90 Wn.2d 470, BARDE v. STATE

CITE:          90 Wn.2d 470, 584 P.2d 390

               BARDE v. STATE


FILE DATE:     September 14, 1978

CASE TITLE: Warren I. Barde, Appellant, v. The State of
               Washington, Respondent.

[1] Statutes - Subjects and Titles of Acts - Single Subject. In order to meet the requirement of Const. art. 2, 19 that legislative bills contain only one subject, there must be some rational unity between the general subject and the incidental subdivisions.

[2] Animals - Replevin - Statutory Provisions - Validity. Laws of 1972, 1st Ex. Sess., ch. 114 (RCW 9.08.060 and 19.60.064), which relates to stealing and killing dogs as well as to the recovery of attorney fees in certain replevin actions, contains more than one subject in violation of the constitution and is invalid.

NATURE OF ACTION: The plaintiff, a pawn broker, challenged the validity of a statute permitting the owner of stolen goods to recover attorney fees in a replevin action.

Superior Court: The Superior Court for Thurston County, No. 55923, Hewitt A. Henry, J., entered summary judgment in favor of the validity of the statute on March 8, 1977.

Supreme Court: Holding that the legislative enactment containing the questioned statute contained more than one subject, the court REVERSES the judgment and INVALIDATES the legislation.

COUNSEL:      LAWRENCE M. ROSS, for appellant.



MAJORITY OPINION: Plaintiff appeals from a summary judgment granted defendant March 8, 1977. The trial court held legislative enactment of RCW 9.08.060 and 19.60.064 under one bill did not violate Const. art. 2, 19. That constitutional provision states:

"     No bill shall embrace more than one subject, and that shall be expressed in the title.

The challenged legislation was enacted as Laws of 1972, 1st Ex. Sess., ch. 114, p. 256. It provided as follows:

"     AN ACT relating to the taking or withholding of property; creating two new sections; and prescribing penalties.


____NEW SECTION. Section 1. Any person who, with intent to deprive or defraud the owner thereof:

(1) Takes, leads away, confines, secrets or converts any dog; or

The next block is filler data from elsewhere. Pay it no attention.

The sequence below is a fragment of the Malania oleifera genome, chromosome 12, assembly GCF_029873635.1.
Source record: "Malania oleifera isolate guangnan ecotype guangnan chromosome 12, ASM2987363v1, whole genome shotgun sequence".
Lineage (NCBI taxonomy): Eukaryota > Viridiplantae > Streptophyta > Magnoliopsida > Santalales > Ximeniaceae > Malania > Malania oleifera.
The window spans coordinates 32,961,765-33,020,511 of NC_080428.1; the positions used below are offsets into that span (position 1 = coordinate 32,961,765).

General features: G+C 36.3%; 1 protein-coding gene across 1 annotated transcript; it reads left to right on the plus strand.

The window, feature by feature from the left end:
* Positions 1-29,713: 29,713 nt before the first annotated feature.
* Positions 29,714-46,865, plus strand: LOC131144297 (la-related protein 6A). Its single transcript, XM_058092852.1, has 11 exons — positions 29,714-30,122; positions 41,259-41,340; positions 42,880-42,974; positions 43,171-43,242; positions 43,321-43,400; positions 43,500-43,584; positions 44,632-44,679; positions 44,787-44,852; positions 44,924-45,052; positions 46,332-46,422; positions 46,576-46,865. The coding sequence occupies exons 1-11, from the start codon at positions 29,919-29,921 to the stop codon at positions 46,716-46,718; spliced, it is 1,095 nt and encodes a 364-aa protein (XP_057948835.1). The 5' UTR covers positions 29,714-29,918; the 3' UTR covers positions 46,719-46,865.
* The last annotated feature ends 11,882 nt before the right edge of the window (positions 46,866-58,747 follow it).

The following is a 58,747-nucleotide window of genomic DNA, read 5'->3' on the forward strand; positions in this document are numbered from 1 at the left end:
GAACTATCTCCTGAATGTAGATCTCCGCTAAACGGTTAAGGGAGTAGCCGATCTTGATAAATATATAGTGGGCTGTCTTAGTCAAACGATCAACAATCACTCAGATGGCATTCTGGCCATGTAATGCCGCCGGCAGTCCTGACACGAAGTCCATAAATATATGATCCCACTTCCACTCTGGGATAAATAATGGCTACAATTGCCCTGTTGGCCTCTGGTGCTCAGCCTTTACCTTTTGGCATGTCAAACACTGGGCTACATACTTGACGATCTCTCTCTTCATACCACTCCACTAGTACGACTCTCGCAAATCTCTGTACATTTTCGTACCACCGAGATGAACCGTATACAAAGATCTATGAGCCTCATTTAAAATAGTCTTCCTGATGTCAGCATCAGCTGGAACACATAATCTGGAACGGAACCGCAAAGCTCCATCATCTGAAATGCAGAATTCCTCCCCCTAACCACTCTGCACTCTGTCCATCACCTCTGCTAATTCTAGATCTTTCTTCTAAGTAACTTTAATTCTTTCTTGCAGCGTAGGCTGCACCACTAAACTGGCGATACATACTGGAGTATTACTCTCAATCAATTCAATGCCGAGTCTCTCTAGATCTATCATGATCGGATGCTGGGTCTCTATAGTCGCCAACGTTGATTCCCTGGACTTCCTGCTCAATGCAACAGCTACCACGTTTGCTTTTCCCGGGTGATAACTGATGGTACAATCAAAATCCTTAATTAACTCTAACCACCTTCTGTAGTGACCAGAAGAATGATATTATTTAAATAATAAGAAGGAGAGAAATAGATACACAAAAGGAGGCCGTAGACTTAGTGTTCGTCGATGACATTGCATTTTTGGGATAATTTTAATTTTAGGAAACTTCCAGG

(2) Conceals the identity of any dog or its owner by obscuring or removing from the dog any collar, tag, license, tattoo or other identifying device or mark; or

(3) Wilfully kills or injures any dog, unless excused by law, shall be guilty of a gross misdemeanor and shall be punished by imprisonment in the county jail for not more than one year or by a fine of not more than one thousand dollars, or both such fine and imprisonment.

____NEW SECTION. Sec. 2. There is added to chapter 19.60 RCW a new section to read as follows:

Whenever the owner of stolen goods locates said stolen goods in the possession of a pawnbroker or second-hand dealer, and is forced to bring an action for replevin to recover possession thereof, the owner shall be entitled to reasonable attorney fees and costs in connection with said replevin action.

Sections 1 and 2 were later codified as RCW 9.08.060 and 19.60.064, respectively.

[1] The test employed to determine whether or not the legislation meets the constitutional mandate was stated in KUECKELHAN v. FEDERAL OLD LINE INS. CO., 69 Wn.2d 392, 403, 418 P.2d 443 (1966):

"All that is required is that there be some "rational unity" between the general subject and the incidental subdivisions. If this nexus can be found, the act will survive the light of constitutional inspection.

[2] Plaintiff asserts there is no rational unity between criminal sanctions for "dognapping" and recovery of attorney fees in a civil replevin action. We agree.

Section 1 provides it shall be a gross misdemeanor to take, conceal, injure or kill any dog. Imprisonment or fine or both are established as the penalties for such conduct. On the other hand, section 2 expands the civil replevin remedy to include reasonable attorney fees in the event the rightful owner of stolen goods, which are in the possession of a pawnbroker, is forced to bring an action to regain possession thereof. No criminal penalties or sanctions appear in that section.

The State argues "dognapping" and attorney fees in a replevin action may be rationally united as "[A]n act relating to the taking or withholding of property" thereby meeting the "one subject" requirement of Const. art. 2, 19. They cannot.

Arguably there is a nexus between replevin and "dognapping" inasmuch as both relate to personal property. However, section 2 does not create a new action or modify the substance of replevin. It merely provides for recovery of attorney fees. There is no "rational unity" between attorney fees in a civil action and willfully killing a dog under section 1.

The legislation in question does not meet the mandate of the constitution.

The trial court is reversed.

CONCURRING JUDGES: Wright, C.J., and Rosellini, Hamilton, Stafford, Utter, Brachtenbach, Horowitz, and Hicks, JJ., concur.